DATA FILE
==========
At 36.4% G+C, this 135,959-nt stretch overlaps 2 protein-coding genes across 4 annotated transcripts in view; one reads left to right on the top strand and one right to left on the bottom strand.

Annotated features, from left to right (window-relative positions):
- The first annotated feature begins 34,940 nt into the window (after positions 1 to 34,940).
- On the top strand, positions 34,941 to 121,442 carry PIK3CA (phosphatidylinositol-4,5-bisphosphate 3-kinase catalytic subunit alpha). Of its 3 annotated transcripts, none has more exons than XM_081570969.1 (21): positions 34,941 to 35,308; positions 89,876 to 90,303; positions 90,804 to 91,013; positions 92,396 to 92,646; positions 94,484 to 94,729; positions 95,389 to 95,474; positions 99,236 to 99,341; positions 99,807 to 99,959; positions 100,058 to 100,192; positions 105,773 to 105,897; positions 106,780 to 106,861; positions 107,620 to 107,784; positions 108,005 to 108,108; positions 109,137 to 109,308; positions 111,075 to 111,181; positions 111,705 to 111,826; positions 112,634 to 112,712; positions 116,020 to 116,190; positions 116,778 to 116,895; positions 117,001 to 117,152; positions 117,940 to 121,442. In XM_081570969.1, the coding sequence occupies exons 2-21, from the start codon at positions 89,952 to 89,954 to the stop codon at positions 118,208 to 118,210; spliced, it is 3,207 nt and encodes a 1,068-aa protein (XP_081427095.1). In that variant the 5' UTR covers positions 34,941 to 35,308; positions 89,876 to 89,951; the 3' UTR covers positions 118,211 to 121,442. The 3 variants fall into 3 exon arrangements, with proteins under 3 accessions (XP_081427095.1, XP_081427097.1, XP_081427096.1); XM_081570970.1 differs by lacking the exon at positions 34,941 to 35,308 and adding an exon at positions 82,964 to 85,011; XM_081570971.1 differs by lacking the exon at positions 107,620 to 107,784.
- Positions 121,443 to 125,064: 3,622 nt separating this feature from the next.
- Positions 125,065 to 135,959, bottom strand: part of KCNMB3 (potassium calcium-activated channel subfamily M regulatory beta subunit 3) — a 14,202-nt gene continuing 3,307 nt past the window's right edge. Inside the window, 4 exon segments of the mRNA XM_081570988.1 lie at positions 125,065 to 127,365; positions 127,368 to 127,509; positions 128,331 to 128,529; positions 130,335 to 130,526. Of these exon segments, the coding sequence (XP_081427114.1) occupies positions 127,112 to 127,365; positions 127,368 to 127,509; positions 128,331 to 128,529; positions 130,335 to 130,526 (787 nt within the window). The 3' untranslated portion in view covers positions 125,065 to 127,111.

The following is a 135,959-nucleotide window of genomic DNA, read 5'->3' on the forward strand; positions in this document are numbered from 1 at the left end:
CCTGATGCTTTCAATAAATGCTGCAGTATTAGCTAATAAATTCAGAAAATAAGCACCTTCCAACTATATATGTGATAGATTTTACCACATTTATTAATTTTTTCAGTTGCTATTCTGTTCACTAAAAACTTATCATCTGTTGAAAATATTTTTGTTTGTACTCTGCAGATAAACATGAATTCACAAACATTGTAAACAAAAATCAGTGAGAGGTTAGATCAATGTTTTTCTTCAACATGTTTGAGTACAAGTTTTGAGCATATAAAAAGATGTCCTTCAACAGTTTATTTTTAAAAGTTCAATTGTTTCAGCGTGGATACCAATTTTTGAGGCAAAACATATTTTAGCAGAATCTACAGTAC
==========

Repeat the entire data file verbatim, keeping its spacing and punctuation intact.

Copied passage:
At 36.4% G+C, this 135,959-nt stretch overlaps 2 protein-coding genes across 4 annotated transcripts in view; one reads left to right on the top strand and one right to left on the bottom strand.

Annotated features, from left to right (window-relative positions):
- The first annotated feature begins 34,940 nt into the window (after positions 1 to 34,940).
- On the top strand, positions 34,941 to 121,442 carry PIK3CA (phosphatidylinositol-4,5-bisphosphate 3-kinase catalytic subunit alpha). Of its 3 annotated transcripts, none has more exons than XM_081570969.1 (21): positions 34,941 to 35,308; positions 89,876 to 90,303; positions 90,804 to 91,013; positions 92,396 to 92,646; positions 94,484 to 94,729; positions 95,389 to 95,474; positions 99,236 to 99,341; positions 99,807 to 99,959; positions 100,058 to 100,192; positions 105,773 to 105,897; positions 106,780 to 106,861; positions 107,620 to 107,784; positions 108,005 to 108,108; positions 109,137 to 109,308; positions 111,075 to 111,181; positions 111,705 to 111,826; positions 112,634 to 112,712; positions 116,020 to 116,190; positions 116,778 to 116,895; positions 117,001 to 117,152; positions 117,940 to 121,442. In XM_081570969.1, the coding sequence occupies exons 2-21, from the start codon at positions 89,952 to 89,954 to the stop codon at positions 118,208 to 118,210; spliced, it is 3,207 nt and encodes a 1,068-aa protein (XP_081427095.1). In that variant the 5' UTR covers positions 34,941 to 35,308; positions 89,876 to 89,951; the 3' UTR covers positions 118,211 to 121,442. The 3 variants fall into 3 exon arrangements, with proteins under 3 accessions (XP_081427095.1, XP_081427097.1, XP_081427096.1); XM_081570970.1 differs by lacking the exon at positions 34,941 to 35,308 and adding an exon at positions 82,964 to 85,011; XM_081570971.1 differs by lacking the exon at positions 107,620 to 107,784.
- Positions 121,443 to 125,064: 3,622 nt separating this feature from the next.
- Positions 125,065 to 135,959, bottom strand: part of KCNMB3 (potassium calcium-activated channel subfamily M regulatory beta subunit 3) — a 14,202-nt gene continuing 3,307 nt past the window's right edge. Inside the window, 4 exon segments of the mRNA XM_081570988.1 lie at positions 125,065 to 127,365; positions 127,368 to 127,509; positions 128,331 to 128,529; positions 130,335 to 130,526. Of these exon segments, the coding sequence (XP_081427114.1) occupies positions 127,112 to 127,365; positions 127,368 to 127,509; positions 128,331 to 128,529; positions 130,335 to 130,526 (787 nt within the window). The 3' untranslated portion in view covers positions 125,065 to 127,111.

The following is a 135,959-nucleotide window of genomic DNA, read 5'->3' on the forward strand; positions in this document are numbered from 1 at the left end:
CCTGATGCTTTCAATAAATGCTGCAGTATTAGCTAATAAATTCAGAAAATAAGCACCTTCCAACTATATATGTGATAGATTTTACCACATTTATTAATTTTTTCAGTTGCTATTCTGTTCACTAAAAACTTATCATCTGTTGAAAATATTTTTGTTTGTACTCTGCAGATAAACATGAATTCACAAACATTGTAAACAAAAATCAGTGAGAGGTTAGATCAATGTTTTTCTTCAACATGTTTGAGTACAAGTTTTGAGCATATAAAAAGATGTCCTTCAACAGTTTATTTTTAAAAGTTCAATTGTTTCAGCGTGGATACCAATTTTTGAGGCAAAACATATTTTAGCAGAATCTACAGTAC